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Rare disease spread by cats spotted in Britain for first time ever

Rare skin-blistering disease spread by CATS is spotted in Britain for first time ever

  • EXCLUSIVE: Cat-transmitted sporotrichosis has been found in Britain
  • This is the first time the infection has been discovered out of South America 

A painful skin-blistering illness spread by cats has been detected in Britain for the first time ever, MailOnline can reveal. 

Until now, the rare cat-transmitted infection had never been seen outside of South America. 

Three Brits were struck down with the fungus, suffering wounds and ulcers on their hands, wrist and arms.

Government health chiefs claim they all caught the fungal infection from the same cat, which had been rescued from Brazil — where the fungus is rife.

All three tested positive for sporotrichosis brasiliensis, just one type of the fungus. 

There were three cases of the infection discovered in Britain, scientists wrote in the journal Medical Mycology Case Reports

The disease is spread to human through a bite or scratch from a cat infected with a fungus called Sporotrichosis brasiliensis

A mother, daughter and male vet, none of whom were identified, were all scratched by the same cat. 

Despite suffering cuts that left them seeking medical treatment, all three made a full recovery. 

Symptoms begin with lesions or wounds near the part of the body exposed to the fungus.

The infection, which is usually mild, can also affect the eyes, lungs and bones and joints. In rare cases, it can affect the central nervous system.

Increased attention has been placed on fungal infections because of the hit HBO show ‘The Last of Us’, which sees infected people transform into zombies.

The World Health Organization says fungal infections are becoming a ‘major threat’ to public health as the changing climate makes environments more suitable for them.

READ MORE: One of world’s deadliest diseases kills nine in Equatorial Guinea: Fresh outbreak fears for incurable Marburg pathogen with up to 90% mortality rate 

UKHSA scientists documented the British cases in the journal Medical Mycology Case Reports. 

The 63-year-old mother, originally from south-eastern Brazil, who had been living in the UK for three years, was one of the recorded cases. 

She had not travelled back to Brazil in that time.

She visited her GP after having had wounds on her hand for three weeks, and swollen lymph nodes, following a scratch she sustained while feeding her cat.

Her 30-year-old daughter, who was also infected, had moved to the UK at the same time as her mother and had also not travelled back since.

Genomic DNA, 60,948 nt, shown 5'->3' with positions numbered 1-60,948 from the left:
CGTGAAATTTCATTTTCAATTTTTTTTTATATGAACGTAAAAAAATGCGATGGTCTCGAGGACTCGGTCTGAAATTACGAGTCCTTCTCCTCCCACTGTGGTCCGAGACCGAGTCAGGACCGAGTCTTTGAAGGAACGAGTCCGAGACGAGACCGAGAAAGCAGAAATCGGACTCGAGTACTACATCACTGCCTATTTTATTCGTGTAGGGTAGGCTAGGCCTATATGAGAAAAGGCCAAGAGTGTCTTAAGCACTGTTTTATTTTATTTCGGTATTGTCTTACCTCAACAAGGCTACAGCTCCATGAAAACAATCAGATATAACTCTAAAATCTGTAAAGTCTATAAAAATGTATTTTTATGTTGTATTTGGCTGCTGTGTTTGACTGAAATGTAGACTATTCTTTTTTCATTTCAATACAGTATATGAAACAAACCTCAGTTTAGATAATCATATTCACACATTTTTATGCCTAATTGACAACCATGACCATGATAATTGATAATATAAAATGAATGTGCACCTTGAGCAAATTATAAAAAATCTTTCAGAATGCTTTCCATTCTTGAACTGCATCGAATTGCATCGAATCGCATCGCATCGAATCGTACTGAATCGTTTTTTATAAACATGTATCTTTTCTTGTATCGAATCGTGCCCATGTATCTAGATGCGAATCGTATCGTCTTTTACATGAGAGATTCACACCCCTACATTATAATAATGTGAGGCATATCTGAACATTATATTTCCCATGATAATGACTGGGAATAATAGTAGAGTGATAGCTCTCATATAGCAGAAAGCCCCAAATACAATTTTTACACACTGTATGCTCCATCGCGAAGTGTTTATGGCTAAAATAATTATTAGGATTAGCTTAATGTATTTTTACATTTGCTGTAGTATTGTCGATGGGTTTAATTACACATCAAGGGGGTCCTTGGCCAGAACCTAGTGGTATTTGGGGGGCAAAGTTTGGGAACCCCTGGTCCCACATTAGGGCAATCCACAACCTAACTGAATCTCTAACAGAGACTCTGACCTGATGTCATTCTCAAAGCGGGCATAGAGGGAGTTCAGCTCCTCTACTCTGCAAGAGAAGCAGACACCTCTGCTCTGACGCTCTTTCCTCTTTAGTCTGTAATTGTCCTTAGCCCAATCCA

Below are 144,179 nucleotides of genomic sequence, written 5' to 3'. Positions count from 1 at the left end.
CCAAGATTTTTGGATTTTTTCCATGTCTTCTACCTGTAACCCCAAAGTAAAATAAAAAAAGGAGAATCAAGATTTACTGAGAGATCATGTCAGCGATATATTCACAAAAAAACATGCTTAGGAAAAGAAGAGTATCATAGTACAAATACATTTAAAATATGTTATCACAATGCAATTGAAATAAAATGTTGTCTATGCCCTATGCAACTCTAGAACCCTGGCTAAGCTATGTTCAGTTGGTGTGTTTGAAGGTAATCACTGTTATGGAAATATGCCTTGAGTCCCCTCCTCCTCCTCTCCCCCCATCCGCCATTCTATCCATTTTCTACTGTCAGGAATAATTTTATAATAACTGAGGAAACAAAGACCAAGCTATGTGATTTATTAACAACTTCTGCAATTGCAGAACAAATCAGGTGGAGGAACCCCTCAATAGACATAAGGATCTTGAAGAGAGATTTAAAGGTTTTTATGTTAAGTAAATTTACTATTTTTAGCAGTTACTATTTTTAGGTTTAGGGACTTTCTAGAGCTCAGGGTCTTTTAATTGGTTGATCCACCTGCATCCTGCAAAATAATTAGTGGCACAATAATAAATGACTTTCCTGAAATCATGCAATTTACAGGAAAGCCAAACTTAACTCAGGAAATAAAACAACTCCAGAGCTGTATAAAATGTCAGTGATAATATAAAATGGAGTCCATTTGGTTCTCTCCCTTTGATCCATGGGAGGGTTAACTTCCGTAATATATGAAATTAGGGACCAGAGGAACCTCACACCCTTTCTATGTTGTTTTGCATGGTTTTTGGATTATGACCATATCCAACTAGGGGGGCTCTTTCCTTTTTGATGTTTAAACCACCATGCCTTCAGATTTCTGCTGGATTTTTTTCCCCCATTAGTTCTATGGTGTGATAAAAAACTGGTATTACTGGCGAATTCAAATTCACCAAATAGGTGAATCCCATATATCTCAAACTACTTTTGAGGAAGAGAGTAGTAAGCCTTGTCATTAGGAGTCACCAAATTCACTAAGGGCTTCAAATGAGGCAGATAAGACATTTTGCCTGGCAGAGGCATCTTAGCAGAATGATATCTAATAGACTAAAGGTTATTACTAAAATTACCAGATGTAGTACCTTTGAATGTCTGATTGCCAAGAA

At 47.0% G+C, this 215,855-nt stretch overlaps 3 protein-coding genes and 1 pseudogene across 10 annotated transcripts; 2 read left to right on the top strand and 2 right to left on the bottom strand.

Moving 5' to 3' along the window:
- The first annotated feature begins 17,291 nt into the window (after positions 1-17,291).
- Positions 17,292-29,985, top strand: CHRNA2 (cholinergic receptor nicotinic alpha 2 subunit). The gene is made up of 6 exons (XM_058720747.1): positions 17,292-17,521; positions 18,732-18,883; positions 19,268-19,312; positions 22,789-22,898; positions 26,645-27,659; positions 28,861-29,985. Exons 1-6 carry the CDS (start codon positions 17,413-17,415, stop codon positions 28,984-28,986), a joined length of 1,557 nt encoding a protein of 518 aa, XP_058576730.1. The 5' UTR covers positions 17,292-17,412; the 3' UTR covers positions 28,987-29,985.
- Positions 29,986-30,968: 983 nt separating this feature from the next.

Like he mother, the daughter had an ulcer on her middle finger that wouldn’t heal due to a scratch from the cat, for eight weeks. 

Both were referred by their GP to their local infectious diseases clinic and were given six months of itraconazole – medication used to treat fungal infections.

The daughter’s nine-year-old son also lived in the same house, however he was not infected and had never been scratched or bitten by the cat. 

The third reported case was that of a vet who had been scratched by the cat while examining it at an appointment.

Four weeks later, he developed an ulcer on his middle finger and lesions tracking up his arm. 

He underwent a biopsy which confirmed sporothrix brasiliensis and was prescribed three months of itraconazole.

Scientists claim that the cat likely responsible for the human cases was a 9-year-old male long-haired domestic cat who had been rescued by the family in South-Eastern Brazil. They brought him to the UK with them when they moved.

No details on the breed of cat were shared in the journal. 

The first case of CTS in Britain, caused by a different fungus called Sporothrix humicola, was reported in 2020. 

A mother, daughter and male veterinarian developed long-lasting cuts on their hands after being scratched by the same cat – which had been rescued in Brazil

Sporotrichosis is spread by a bite or scratch from an infected cat. There have been no recorded cases of human to human transmission.

The first symptom is usually a small pink, red or purple painless bump, which usually appears on the finger, hand or arm where the fungus first entered through a break in the skin, such as a scratch or bite. 

Open bumps or nodules then develop, which start to look like ulcers. They are very slow to heal. 

Rarely, an infected person can get pneumonia if fungal spores have been inhaled, causing symptoms such as shortness of breath, cough and fever. 

The infection can spread to other parts of the body, including bones and joints and the central nervous system and cause caused joint pain, headaches and seizures. This is called disseminated sporotrichosis. 

Her 30-year-old daughter, who lived with her, was another of the recorded cases (pictured). She had moved to the UK at the same time as her mother and had also not travelled back since

As most cases of of sporotrichosis only involve the skin or tissues underneath the skin, the CDC says it is mostly treated with prescription antifungal medicine for several months.

If the infection is severe and affects other parts of the body, intravenous medication is given. People with sporotrichosis in the lungs may need surgery to remove the damaged tissue.

CTS has been recognised as a zoonotic (cat to human transmission) epidemic and public health threat in Brazil since the 1990s.

It has since spread to other countries in South America, like Argentina and Paraguay. 

The cat carrying the fungal infection has since died. 

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